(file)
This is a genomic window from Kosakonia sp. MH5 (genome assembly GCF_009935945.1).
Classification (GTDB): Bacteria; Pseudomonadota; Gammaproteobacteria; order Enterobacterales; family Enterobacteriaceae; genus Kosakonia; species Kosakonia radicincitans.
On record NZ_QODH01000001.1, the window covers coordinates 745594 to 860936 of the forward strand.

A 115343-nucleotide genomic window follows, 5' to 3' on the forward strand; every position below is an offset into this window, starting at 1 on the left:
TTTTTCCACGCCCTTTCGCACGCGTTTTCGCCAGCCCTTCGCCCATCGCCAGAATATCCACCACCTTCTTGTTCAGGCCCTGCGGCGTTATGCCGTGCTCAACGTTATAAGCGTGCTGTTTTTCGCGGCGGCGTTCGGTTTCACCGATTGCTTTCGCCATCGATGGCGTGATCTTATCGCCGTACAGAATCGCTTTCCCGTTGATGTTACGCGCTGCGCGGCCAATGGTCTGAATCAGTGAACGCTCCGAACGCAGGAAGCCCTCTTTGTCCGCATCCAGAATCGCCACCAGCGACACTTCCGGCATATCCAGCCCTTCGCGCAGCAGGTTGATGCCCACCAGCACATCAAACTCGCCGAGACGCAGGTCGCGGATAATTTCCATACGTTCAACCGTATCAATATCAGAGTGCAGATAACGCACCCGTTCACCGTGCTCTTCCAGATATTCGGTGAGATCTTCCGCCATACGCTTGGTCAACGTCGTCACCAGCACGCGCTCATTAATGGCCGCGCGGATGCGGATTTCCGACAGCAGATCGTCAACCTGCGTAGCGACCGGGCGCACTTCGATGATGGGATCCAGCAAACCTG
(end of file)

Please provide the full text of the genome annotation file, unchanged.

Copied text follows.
This is a genomic window from Kosakonia sp. MH5 (genome assembly GCF_009935945.1).
Classification (GTDB): Bacteria; Pseudomonadota; Gammaproteobacteria; order Enterobacterales; family Enterobacteriaceae; genus Kosakonia; species Kosakonia radicincitans.
On record NZ_QODH01000001.1, the window covers coordinates 745594 to 860936 of the forward strand.

A 115343-nucleotide genomic window follows, 5' to 3' on the forward strand; every position below is an offset into this window, starting at 1 on the left:
TTTTTCCACGCCCTTTCGCACGCGTTTTCGCCAGCCCTTCGCCCATCGCCAGAATATCCACCACCTTCTTGTTCAGGCCCTGCGGCGTTATGCCGTGCTCAACGTTATAAGCGTGCTGTTTTTCGCGGCGGCGTTCGGTTTCACCGATTGCTTTCGCCATCGATGGCGTGATCTTATCGCCGTACAGAATCGCTTTCCCGTTGATGTTACGCGCTGCGCGGCCAATGGTCTGAATCAGTGAACGCTCCGAACGCAGGAAGCCCTCTTTGTCCGCATCCAGAATCGCCACCAGCGACACTTCCGGCATATCCAGCCCTTCGCGCAGCAGGTTGATGCCCACCAGCACATCAAACTCGCCGAGACGCAGGTCGCGGATAATTTCCATACGTTCAACCGTATCAATATCAGAGTGCAGATAACGCACCCGTTCACCGTGCTCTTCCAGATATTCGGTGAGATCTTCCGCCATACGCTTGGTCAACGTCGTCACCAGCACGCGCTCATTAATGGCCGCGCGGATGCGGATTTCCGACAGCAGATCGTCAACCTGCGTAGCGACCGGGCGCACTTCGATGATGGGATCCAGCAAACCTG